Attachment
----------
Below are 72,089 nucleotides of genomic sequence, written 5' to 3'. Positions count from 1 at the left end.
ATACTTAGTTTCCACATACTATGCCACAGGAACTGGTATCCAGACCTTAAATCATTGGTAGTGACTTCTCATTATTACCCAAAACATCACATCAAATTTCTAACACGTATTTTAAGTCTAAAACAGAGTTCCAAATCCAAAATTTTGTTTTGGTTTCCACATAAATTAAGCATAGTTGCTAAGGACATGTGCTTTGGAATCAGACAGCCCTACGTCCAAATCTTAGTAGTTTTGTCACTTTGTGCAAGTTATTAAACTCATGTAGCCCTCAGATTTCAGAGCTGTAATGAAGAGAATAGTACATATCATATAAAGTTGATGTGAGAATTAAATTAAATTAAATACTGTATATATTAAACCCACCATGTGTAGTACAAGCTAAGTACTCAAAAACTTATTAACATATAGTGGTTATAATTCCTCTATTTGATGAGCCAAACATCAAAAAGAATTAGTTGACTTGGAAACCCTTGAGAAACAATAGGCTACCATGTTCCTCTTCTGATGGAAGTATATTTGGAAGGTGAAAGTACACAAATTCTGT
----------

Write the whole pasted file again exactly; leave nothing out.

Below are 72,089 nucleotides of genomic sequence, written 5' to 3'. Positions count from 1 at the left end.
ATACTTAGTTTCCACATACTATGCCACAGGAACTGGTATCCAGACCTTAAATCATTGGTAGTGACTTCTCATTATTACCCAAAACATCACATCAAATTTCTAACACGTATTTTAAGTCTAAAACAGAGTTCCAAATCCAAAATTTTGTTTTGGTTTCCACATAAATTAAGCATAGTTGCTAAGGACATGTGCTTTGGAATCAGACAGCCCTACGTCCAAATCTTAGTAGTTTTGTCACTTTGTGCAAGTTATTAAACTCATGTAGCCCTCAGATTTCAGAGCTGTAATGAAGAGAATAGTACATATCATATAAAGTTGATGTGAGAATTAAATTAAATTAAATACTGTATATATTAAACCCACCATGTGTAGTACAAGCTAAGTACTCAAAAACTTATTAACATATAGTGGTTATAATTCCTCTATTTGATGAGCCAAACATCAAAAAGAATTAGTTGACTTGGAAACCCTTGAGAAACAATAGGCTACCATGTTCCTCTTCTGATGGAAGTATATTTGGAAGGTGAAAGTACACAAATTCTGT